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Shari and the Jeffs

shari redstone
What most long-suffering Paramount Global shareholders want most of all right now is the chance for a fresh start, after years of watching Shari and her team fritter away billions in value. Photo: Drew Angerer/Getty Images
William D. Cohan
June 2, 2024

Have we finally, at long last, reached the Paramount Global endgame? It’s increasingly looking that way. On Friday, my partner Matt Belloni first reported that the special committee of the Paramount board of directors had blessed the deal proposed by a consortium led by David Ellison of Skydance Media and Gerry Cardinale of RedBird Capital, after the group sweetened its bid over the course of the last week. On Sunday afternoon, the Journal reported that the sweetener included an offer to buy nonvoting shares at $15 each, or the option to roll them into the new deal, a premium of about 25 percent to Friday’s close. But whether the board’s recommendation is good enough for Shari Redstone remains to be seen. She alone is the decider.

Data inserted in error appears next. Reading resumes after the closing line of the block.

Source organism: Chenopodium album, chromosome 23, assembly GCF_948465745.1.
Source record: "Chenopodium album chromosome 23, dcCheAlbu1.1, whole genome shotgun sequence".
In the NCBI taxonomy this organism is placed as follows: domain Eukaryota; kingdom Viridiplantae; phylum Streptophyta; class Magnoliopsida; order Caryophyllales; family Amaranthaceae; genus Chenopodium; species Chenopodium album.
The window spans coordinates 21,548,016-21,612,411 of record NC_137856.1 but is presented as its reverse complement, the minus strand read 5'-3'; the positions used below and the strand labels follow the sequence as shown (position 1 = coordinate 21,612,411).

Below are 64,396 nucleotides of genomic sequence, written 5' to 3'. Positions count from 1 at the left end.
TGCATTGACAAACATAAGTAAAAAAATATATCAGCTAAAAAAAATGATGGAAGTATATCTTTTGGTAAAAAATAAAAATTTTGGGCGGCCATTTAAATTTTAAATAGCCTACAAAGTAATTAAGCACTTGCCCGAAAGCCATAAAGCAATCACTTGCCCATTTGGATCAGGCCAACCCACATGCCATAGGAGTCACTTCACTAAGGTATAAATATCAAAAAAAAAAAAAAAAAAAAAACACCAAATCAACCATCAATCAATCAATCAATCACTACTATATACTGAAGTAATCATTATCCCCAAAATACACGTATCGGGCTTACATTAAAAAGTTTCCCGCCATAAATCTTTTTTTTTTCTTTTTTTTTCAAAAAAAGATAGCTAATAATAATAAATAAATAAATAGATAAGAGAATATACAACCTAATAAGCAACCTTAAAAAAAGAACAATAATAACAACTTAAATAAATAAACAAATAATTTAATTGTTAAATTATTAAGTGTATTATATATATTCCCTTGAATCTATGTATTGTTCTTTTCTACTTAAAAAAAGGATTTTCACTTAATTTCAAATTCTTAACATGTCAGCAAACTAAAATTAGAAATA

In truth, I’ve never seen so much obsessive, minute-to-minute media coverage around a deal with so little actual deal heat from potential buyers. Aside from Skydance/RedBird and Sony/Apollo—both of which have seemed somewhat indifferent to the asset at times, and keener to walk away than to complete the deal—there ain’t a whole lot of buyer interest in Paramount Global. It’s nutty, and I know I’ve done my part in contributing to the media frenzy. But I find it fascinating from an M&A point of view because it’s been such a bizarre and lengthy process, and Shari could still decide to do nothing at the end of all this mishegas, which has seen the departure of the company’s C.E.O. and four of its board members along the way. Shareholders would hate it if she walked away at this point, but she’ll probably face investor lawsuits no matter what she decides. (This is neither investment nor legal advice.)